In addition to validating performance, connected products enable B2B companies to drive new recurring revenues by attaching enhanced services to existing products. Consider ATEK, www.atek.com. In 2003, it launched TankScan, a wireless system that remotely monitors above ground liquid storage tanks. Back then, the solution relied primarily on cellular technology. In recent years, however, the company has created an entirely new recurring revenue stream: subscription-based, full-service support. The IoT-powered service enables customers to remotely monitor TankScan’s sensors and cellular connections, ensuring the system is always in top working order.
The types of products ripe for additional monetization through connected IoT services like TankScan’s are as vast and varied as IoT itself, offering B2Bs an abundance of potential niches. A small sampling includes inventory management systems, industrial robots, commercial lighting, parking meters, electronic cash registers, medical imaging systems, and transportation fleets.
For B2B companies, connected products offer yet another huge bonus. In an IoT world, a product sale is not the end of a transaction; it’s the beginning of a long-term customer relationship. That’s because IoT products connect not just to the Internet, to each other, and to other systems; they also provide direct connections to product manufacturers and suppliers. Connected products can be continually enhanced and upgraded through software and firmware updates delivered through the cloud, providing product sellers with a powerful means of engaging B2B customers over time in ways that traditional standalone products can’t.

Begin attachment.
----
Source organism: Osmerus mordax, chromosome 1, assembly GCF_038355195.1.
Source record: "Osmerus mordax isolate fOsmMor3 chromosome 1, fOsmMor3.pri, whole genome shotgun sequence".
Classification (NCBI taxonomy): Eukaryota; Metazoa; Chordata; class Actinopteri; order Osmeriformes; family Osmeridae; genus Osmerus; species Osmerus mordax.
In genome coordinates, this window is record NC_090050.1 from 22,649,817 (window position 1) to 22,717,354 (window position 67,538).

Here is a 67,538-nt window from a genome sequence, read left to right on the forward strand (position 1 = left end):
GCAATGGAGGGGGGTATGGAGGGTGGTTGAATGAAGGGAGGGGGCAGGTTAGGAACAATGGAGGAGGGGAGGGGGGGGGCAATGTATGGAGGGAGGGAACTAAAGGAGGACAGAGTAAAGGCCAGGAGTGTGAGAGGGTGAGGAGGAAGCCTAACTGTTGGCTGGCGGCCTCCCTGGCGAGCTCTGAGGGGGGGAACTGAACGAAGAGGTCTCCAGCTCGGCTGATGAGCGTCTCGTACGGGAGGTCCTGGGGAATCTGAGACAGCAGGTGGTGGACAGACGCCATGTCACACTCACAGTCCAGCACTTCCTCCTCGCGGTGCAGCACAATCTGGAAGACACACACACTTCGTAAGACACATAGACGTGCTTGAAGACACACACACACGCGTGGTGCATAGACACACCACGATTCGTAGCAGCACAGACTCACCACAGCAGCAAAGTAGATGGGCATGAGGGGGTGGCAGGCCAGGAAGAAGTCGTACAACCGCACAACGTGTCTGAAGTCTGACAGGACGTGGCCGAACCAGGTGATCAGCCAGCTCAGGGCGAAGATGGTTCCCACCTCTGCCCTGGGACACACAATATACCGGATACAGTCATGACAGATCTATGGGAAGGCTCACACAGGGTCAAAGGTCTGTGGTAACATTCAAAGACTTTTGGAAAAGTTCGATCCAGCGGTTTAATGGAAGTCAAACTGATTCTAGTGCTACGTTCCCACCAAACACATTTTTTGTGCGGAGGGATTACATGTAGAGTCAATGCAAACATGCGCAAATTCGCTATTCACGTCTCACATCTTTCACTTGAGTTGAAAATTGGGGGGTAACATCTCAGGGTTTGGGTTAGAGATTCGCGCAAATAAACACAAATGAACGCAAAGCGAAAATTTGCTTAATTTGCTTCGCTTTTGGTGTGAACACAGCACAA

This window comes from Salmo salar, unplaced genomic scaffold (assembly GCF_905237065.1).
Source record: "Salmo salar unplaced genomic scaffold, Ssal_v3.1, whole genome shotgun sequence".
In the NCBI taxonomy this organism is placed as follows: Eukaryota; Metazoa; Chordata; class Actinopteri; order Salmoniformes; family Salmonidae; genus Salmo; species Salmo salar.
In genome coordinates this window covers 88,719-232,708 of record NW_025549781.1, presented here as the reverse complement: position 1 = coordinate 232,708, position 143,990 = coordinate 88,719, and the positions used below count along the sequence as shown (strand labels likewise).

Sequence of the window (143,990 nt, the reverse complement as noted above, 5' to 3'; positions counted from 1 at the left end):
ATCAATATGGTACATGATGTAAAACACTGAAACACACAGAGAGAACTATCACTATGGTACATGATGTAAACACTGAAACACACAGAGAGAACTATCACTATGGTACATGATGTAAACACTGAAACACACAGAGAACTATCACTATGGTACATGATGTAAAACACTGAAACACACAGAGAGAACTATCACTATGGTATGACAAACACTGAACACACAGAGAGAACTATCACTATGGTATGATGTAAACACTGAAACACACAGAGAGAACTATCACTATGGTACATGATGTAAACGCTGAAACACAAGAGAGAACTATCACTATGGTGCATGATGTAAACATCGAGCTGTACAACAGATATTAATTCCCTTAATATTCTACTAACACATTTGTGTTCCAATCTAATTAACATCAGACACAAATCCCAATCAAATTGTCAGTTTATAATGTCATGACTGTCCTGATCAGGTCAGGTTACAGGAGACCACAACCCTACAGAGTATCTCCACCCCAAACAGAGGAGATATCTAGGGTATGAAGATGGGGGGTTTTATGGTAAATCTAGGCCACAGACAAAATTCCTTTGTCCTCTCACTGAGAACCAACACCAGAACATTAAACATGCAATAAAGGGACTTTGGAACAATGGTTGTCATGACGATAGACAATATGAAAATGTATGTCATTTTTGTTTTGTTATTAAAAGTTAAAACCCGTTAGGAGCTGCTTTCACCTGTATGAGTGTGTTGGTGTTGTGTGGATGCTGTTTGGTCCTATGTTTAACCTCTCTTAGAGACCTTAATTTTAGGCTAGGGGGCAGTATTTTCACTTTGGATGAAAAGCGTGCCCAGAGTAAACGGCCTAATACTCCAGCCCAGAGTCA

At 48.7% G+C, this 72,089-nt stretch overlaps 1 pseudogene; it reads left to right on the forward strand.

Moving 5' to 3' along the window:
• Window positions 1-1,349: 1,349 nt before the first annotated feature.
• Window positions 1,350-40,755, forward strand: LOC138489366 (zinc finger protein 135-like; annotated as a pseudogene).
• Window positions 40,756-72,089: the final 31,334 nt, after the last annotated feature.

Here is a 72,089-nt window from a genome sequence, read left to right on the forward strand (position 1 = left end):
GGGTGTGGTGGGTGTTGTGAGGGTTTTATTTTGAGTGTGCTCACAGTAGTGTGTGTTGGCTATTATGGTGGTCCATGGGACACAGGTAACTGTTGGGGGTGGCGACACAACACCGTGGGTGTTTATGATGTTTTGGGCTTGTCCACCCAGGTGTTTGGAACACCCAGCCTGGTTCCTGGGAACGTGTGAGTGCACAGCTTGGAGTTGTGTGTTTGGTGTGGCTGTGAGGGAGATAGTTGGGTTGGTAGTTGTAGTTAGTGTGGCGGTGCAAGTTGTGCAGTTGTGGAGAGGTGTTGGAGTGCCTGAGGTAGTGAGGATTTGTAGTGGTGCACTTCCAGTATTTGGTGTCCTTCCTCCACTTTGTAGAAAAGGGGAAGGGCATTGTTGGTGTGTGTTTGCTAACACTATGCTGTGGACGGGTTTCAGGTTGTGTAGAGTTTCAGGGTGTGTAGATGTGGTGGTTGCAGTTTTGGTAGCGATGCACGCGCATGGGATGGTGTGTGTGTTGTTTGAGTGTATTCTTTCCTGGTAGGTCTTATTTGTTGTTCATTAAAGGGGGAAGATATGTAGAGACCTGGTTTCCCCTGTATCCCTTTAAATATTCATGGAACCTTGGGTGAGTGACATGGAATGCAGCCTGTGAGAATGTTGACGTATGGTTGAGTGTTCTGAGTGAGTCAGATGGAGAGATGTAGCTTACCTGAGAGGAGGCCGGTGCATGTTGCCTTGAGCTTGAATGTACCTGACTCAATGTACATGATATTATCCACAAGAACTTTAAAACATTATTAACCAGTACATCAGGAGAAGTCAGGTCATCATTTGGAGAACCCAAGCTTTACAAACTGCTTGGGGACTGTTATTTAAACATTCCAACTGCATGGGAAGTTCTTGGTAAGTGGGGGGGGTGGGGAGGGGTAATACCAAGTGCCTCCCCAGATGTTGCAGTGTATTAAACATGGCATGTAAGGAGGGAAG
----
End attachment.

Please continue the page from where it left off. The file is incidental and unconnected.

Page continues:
Monetize IoT Data
Of all the IoT recurring revenue options available to B2B companies, data may be the most lucrative of all. That’s because multitudes of connected IoT objects will generate truly dizzying amounts of data. According to ABI Research, www.abiresearch.com, by 2020 IoT devices are expected to generate 1.6 zettabytes (145 billion terabytes) of data a year, data that can be packaged for business customers in infinite ways.
A prime example is how companies are already monetizing so-called data exhaust—or extraneous data output from IoT devices that end customers might not find useful, but is quite valuable to third parties. Case in point, Farmobile, www.farmobile.com. This subscription-based IoT service uses embedded smart chips in farm equipment to help farmers glean insights that improve crop yields and profits. As part of the solution, farmers can in turn sell their data to farm equipment manufactures eager to use it to improve their products.
For B2B, recurring monetization opportunities from IoT data extend across virtually all industries that rely on IoT technology.
Now Is the Time to Prepare for IoT Monetization
Despite near-term challenges in areas such as security and compatibility, IoT adoption is steadily gaining steam. The spoils will go to the swift. Launching an IoT initiative is not an overnight endeavor. In addition to solving the technical aspects, an IoT service may require businesses to also make their billing, fulfillment, and financial systems IoT-ready.
B2B IoT is sure to come out of its shell and show the world who is boss soon, and forward-thinking organizations who can see through its rough exterior will be in the best position to reap the extraordinary recurring revenue gains that IoT will deliver.
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About the Author:
Brendan O’Brien is co-founder of Aria Systems, a cloud-billing provider that helps enterprises monetize and grow recurring revenue at scale.